NIAGARA FALLS – Repair costs at the city’s sewage treatment plant from a fierce July rainstorm are slowly surging beyond the $2 million estimate unveiled last month.
The last of the Buffalo Avenue plant’s four main pumps returned to operation Tuesday morning, plant officials said, but damage to the facility went beyond what was initially thought.
While the facility as a whole is up and running, there’s still a lot of fine-tuning to do, said Paul J. Drof, the Niagara Falls Water Board’s executive director.
Also, some of the ancillary systems remain off-line and are in need of repairs, Drof said.
“The reliability is something we’re not at all comfortable with yet,” he said.
Those ancillary systems include the meters that indicate how much material is flowing through various phases of treatment at the plant.
There are also some problems cropping up now that did not appear right away after the storm.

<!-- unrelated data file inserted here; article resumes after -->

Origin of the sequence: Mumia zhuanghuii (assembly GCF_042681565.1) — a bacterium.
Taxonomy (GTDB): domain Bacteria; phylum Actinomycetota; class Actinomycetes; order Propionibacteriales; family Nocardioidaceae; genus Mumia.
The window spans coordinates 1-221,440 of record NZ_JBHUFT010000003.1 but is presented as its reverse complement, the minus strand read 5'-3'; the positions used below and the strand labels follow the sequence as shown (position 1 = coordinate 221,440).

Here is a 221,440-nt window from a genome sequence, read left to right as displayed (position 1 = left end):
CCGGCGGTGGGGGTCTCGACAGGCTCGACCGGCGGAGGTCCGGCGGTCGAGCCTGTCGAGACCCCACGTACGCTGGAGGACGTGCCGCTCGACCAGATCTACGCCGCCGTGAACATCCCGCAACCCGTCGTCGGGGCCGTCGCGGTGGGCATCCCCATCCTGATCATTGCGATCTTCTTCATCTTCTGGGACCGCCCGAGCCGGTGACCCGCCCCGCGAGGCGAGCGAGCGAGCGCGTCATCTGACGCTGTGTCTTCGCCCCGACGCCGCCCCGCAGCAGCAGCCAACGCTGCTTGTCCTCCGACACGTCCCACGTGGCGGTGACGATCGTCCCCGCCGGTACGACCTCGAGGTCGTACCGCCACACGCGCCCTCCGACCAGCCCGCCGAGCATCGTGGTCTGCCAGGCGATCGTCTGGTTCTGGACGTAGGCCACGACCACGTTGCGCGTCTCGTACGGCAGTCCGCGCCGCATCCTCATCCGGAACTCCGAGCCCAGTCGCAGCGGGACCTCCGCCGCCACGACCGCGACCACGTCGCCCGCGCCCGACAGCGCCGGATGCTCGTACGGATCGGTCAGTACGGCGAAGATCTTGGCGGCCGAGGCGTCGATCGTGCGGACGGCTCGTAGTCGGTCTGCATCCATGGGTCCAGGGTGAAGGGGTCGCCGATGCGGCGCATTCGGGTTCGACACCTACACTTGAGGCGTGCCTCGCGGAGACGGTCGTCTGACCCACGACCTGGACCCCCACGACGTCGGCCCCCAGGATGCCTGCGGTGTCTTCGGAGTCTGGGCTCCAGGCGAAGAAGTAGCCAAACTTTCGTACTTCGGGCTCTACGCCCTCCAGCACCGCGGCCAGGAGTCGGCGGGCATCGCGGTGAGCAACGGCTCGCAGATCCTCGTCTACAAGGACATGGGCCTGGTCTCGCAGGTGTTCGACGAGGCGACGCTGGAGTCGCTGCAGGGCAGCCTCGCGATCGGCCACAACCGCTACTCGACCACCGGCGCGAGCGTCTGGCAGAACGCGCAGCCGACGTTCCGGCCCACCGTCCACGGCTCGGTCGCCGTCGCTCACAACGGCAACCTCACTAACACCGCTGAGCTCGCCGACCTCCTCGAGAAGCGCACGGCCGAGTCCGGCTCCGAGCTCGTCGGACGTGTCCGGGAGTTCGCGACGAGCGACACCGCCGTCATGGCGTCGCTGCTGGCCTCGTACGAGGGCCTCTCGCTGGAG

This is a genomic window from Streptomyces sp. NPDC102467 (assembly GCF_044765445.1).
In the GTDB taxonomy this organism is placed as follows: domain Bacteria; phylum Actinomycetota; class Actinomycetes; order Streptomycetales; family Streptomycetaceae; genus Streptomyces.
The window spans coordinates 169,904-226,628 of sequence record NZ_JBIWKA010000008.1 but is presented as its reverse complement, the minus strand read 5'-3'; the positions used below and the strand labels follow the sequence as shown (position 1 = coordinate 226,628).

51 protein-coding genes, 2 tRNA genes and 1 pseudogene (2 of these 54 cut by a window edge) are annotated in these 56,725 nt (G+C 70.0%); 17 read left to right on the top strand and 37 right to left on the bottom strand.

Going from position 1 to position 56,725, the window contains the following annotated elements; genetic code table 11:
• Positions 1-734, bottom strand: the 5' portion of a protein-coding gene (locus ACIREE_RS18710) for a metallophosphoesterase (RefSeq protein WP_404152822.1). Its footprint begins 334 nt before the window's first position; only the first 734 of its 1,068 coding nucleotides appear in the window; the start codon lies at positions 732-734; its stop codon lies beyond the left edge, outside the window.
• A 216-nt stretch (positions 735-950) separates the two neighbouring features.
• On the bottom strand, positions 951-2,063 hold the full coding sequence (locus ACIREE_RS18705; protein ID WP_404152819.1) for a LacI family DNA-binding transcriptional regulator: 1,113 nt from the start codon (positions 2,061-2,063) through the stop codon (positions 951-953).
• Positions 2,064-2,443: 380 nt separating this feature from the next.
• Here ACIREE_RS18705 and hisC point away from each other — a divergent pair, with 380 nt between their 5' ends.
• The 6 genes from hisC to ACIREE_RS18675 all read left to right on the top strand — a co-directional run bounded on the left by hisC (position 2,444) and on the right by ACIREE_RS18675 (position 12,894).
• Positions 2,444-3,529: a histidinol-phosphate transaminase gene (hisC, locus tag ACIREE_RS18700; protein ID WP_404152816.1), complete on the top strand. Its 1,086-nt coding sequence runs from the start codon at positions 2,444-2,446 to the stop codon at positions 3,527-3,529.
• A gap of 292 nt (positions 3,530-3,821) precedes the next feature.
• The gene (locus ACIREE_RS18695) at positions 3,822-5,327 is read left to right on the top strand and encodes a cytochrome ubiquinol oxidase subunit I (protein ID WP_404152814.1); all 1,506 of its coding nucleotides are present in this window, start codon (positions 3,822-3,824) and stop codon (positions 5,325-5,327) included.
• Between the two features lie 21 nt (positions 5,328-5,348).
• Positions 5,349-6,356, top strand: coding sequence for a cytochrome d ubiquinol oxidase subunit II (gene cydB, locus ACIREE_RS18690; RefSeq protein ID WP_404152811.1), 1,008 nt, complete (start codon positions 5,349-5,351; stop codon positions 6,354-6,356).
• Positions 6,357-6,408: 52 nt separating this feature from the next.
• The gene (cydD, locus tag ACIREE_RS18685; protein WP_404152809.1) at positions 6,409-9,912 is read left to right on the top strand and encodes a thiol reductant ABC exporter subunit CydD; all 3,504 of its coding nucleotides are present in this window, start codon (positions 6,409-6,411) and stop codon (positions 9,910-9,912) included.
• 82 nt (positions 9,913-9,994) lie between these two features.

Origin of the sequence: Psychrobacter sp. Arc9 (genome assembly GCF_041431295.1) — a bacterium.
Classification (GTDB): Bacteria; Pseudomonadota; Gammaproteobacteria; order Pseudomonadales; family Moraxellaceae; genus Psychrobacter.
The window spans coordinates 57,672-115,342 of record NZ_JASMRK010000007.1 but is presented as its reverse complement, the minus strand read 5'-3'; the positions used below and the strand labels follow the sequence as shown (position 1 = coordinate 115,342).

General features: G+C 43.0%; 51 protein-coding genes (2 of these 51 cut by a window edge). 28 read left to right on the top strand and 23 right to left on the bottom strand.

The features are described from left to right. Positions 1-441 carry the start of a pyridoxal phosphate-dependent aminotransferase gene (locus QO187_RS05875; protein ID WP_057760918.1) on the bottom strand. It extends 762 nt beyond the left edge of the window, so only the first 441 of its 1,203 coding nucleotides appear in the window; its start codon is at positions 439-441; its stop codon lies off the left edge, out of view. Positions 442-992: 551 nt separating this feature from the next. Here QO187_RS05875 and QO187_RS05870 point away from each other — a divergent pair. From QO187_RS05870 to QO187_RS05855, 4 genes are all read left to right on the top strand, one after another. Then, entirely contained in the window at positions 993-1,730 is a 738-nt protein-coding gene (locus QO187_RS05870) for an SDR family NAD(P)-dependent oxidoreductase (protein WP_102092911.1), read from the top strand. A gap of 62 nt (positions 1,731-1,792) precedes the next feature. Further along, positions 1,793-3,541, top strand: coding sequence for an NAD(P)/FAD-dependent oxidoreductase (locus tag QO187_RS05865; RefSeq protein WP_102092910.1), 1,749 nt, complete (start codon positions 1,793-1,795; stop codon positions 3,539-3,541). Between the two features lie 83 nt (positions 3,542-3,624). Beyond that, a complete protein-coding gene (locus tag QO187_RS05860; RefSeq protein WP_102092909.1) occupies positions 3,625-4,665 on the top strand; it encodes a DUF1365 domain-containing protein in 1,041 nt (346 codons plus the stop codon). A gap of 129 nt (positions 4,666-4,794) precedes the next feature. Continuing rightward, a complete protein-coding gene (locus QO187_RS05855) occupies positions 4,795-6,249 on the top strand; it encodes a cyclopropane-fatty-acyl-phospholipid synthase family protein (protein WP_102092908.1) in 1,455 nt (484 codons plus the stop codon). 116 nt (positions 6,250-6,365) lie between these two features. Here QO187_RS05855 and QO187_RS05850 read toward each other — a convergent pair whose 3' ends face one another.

Some parts of the electrical system are beginning to corrode from water damage, said Richard Roll, technical and regulatory services director for the Water Board.
Plant officials estimate that when the storm forced the plant to shut down because of flooding, at least 125 million to 150 million gallons of untreated sewage were released into the lower Niagara River.
Officials said they do not have an updated estimate of repair costs.
Temporary pumps installed in the wake of the storm remain in place as a backup system. Those temporary pumps have been in place longer than anticipated, contributing to the higher repair costs.